Kentucky's head coach John Calipari makes a point during the second half of an NCAA college basketball game against Georgia, Tuesday, Feb. 3, 2015, in Lexington, Ky. Kentucky won 69-58. (AP Photo/James Crisp)
James Crisp
February 06, 2015

GAINESVILLE, Fla. (AP) Florida coach Billy Donovan has one of his worst teams in years, a near-.500 group that doesn't do anything particularly well. Kentucky's John Calipari has one of his best, a deep, talented and undefeated crew that's shown few, if any, weaknesses all season.

It looks like a major mismatch.

Donovan sure feels that way.

''Oh, I think there's a huge discrepancy,'' Donovan said as the Gators (12-10, 5-4 Southeastern Conference) prepare to host the top-ranked Wildcats (22-0, 9-0) on Saturday night. ''How much of a gap? I don't know how you would evaluate that. But I would say their talent level is better than anybody in the country right now, with the number of guys they have.

''But I wouldn't say it's just our team. It's everybody.''

Florida matched up with Kentucky better than anyone last season, winning in Lexington, in Gainesville and in the SEC tournament championship game.

Both teams advanced to the Final Four and could have met in the title game, but eventual national champion UConn ended both team's seasons.

The Wildcats and Gators have gone in different directions since.

Kentucky returned nearly everyone, added the nation's top recruiting class and quickly figured out how to play together. The Cats have won 18 of 22 games by double digits.

''A friend called me this morning and said, `Someone went on one of the shows and said Kentucky is not that good offensively.''' Calipari said. ''Really? We're like ninth in the country in efficiency. We have 100 more assists than turnovers. We're leading our league in 3-point shooting, or were. We have great post presence. Not always great.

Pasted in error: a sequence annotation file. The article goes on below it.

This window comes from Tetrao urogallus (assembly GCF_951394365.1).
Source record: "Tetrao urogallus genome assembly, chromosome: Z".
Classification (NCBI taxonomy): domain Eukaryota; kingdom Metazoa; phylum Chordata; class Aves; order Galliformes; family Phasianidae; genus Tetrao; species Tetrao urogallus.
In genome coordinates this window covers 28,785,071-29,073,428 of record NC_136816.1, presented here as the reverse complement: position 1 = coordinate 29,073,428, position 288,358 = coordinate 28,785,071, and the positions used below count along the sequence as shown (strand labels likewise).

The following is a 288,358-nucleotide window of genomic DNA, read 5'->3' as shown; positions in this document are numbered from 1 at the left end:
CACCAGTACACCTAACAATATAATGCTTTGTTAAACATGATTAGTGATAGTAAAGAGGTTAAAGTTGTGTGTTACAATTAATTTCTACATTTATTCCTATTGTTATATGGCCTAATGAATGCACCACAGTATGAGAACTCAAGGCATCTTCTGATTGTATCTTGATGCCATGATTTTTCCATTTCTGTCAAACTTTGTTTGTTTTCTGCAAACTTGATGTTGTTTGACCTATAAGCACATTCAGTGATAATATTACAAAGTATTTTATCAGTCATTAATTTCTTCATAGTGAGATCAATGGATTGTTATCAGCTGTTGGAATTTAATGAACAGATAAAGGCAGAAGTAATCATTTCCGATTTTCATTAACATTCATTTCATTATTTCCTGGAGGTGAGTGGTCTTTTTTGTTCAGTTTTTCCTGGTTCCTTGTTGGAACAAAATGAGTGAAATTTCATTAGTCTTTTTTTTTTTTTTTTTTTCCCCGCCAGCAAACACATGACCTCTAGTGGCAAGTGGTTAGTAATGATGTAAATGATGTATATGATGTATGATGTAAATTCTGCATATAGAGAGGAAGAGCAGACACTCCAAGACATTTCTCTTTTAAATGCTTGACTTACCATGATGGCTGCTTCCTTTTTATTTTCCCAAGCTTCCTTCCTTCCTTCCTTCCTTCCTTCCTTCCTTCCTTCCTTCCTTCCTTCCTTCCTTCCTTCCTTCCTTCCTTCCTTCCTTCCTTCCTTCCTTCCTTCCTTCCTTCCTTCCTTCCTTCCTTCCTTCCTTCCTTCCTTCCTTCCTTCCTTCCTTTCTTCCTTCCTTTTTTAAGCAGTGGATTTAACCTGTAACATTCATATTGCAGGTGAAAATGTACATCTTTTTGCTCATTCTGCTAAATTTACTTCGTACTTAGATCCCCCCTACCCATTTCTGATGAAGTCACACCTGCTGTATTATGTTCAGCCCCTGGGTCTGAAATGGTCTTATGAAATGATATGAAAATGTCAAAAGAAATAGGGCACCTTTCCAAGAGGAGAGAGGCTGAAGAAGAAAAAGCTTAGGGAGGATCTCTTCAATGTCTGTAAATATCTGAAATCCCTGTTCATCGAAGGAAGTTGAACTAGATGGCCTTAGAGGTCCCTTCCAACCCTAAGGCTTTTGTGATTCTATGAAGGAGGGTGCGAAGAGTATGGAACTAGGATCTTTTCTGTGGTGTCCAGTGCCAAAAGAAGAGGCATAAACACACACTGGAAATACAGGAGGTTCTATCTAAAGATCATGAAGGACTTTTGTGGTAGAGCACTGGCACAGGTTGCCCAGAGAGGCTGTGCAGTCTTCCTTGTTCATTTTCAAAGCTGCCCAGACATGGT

''But here's the thing that's hard for people to deal with: We're not perfect. We're not shooting 88 percent, 99 from the free-throw line. We don't rebound every missed shot, which is crazy. I don't know why we don't. I'm on these guys about it. You need to be perfect. You're Kentucky. Be perfect. We're ninth in offense efficiency and that's our issue. Wow, I'm happy if that's our issue.''

Florida has plenty of issues.

The Gators have been erratic on both ends of the court - a significant change from last year's senior-laden team - and have gotten little from highly touted sophomores Kasey Hill and Chris Walker. They have dropped four of six since a three-game winning streak to open conference play, and the two wins easily could have been losses.

The Gators' effort ''has to be a lot better, no matter who we're playing,'' Florida forward Jake Kurtz said. ''That's got to be better if we want to beat anybody. It's a mindset that we have to buy into as a team, `This is what we're going to do.'''

Florida became the first team in SEC history to go 18-0 in league play last season, and Kentucky surely hasn't forgotten its failed attempts to end the run.

''I don't even think that's in anybody's head, for real,'' Kentucky forward Willie Cauley-Stein said. ''I just thought about it now, just with you saying it. But honestly it's about going and playing against ourselves. We're not really playing against nobody else. We're trying to compete against ourselves and do what our team goals are and stuff.''

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